James J. Anderson
School of Aquatic and Fishery Sciences
University of Washington
Dr. Anderson is a Research Professor in the School of Aquatic and Fisheries Sciences. He was Co-Director of Columbia Basin Research through 2020. He joined the University of Washington Oceanography Department in 1969 and the faculty of the School of Fisheries in 1983.
In 1989, Dr. Anderson began a program to develop databases and computer models to study the impacts of the Columbia River hydrosystem on endangered salmon. This included the DART database, which went on the worldwide web in 1991, and the Columbia River Salmon Passage model, which was the first fish passage model designed for personal computers.
Prior to joining the UW faculty, he was a visiting researcher at the National Institute of Oceanography in Indonesia and the Institute of Oceanographic Sciences in Wormley, UK.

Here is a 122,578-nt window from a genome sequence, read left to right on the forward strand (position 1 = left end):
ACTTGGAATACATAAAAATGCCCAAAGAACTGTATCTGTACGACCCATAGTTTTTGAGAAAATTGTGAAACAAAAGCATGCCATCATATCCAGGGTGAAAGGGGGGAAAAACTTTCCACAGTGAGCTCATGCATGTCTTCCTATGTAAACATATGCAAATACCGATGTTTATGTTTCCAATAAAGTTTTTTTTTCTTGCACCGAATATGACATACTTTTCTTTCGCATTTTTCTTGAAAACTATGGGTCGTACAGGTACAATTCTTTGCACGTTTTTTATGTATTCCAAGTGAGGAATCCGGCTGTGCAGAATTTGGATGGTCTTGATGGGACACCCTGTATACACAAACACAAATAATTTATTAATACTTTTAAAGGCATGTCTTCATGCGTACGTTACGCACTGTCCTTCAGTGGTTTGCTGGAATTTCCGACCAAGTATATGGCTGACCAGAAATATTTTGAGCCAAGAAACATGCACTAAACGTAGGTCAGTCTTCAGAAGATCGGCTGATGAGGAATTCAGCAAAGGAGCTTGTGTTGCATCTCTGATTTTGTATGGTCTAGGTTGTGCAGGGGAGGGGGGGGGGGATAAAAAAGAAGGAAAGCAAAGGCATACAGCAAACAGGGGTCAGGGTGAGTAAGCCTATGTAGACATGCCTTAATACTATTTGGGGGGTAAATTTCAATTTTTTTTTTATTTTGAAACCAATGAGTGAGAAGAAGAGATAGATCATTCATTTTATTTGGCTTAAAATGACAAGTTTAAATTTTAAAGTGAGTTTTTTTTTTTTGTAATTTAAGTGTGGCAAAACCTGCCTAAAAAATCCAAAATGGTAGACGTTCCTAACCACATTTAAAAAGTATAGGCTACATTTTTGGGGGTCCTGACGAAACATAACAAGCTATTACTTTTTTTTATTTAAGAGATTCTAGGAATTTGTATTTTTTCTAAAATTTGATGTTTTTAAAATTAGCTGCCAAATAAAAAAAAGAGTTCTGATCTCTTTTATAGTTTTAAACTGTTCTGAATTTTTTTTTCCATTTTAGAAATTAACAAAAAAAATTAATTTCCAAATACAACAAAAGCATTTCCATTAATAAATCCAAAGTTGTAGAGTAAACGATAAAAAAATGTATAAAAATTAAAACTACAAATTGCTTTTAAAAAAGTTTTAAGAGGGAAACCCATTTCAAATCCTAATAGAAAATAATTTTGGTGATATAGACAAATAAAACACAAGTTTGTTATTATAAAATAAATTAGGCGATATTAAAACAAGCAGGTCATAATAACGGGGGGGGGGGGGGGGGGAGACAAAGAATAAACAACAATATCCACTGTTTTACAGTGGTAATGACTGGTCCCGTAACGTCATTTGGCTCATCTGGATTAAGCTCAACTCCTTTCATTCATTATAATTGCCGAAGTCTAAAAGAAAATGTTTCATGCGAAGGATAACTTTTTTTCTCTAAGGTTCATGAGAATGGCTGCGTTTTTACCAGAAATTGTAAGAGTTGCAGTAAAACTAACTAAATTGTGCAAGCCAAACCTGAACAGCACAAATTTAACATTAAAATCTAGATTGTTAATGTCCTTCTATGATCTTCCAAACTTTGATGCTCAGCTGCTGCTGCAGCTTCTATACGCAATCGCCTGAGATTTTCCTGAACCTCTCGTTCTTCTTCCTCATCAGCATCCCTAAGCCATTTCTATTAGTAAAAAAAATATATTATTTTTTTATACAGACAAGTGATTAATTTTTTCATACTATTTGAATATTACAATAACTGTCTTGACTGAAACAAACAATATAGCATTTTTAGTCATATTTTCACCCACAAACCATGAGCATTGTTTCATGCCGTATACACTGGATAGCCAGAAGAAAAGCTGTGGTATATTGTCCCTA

Dr. Anderson's research interests are wide ranging including ecology, biodemography, animal behavior, and epidemiology. A theme across these studies is the development of models from first principles. For example, models of animal swarming were based on capabilities of motion sensing cells of the retina and models of human mortality to covid-19 infection were based on the effects of telomere length on the T cells of the immune system. He has served on regional and national panels and testified numerous times before Congress on the impacts of river operations on fisheries. He has over 100 scientific publications and has supervised twenty-five graduate students. His research has been supported by the National Science Foundation, National Institute of Health, the U.S. Army Corps of Engineers, U.S. Bureau of Reclamation and Bonneville Power Administration. He received his B.S. and Ph.D. in oceanography from the University of Washington.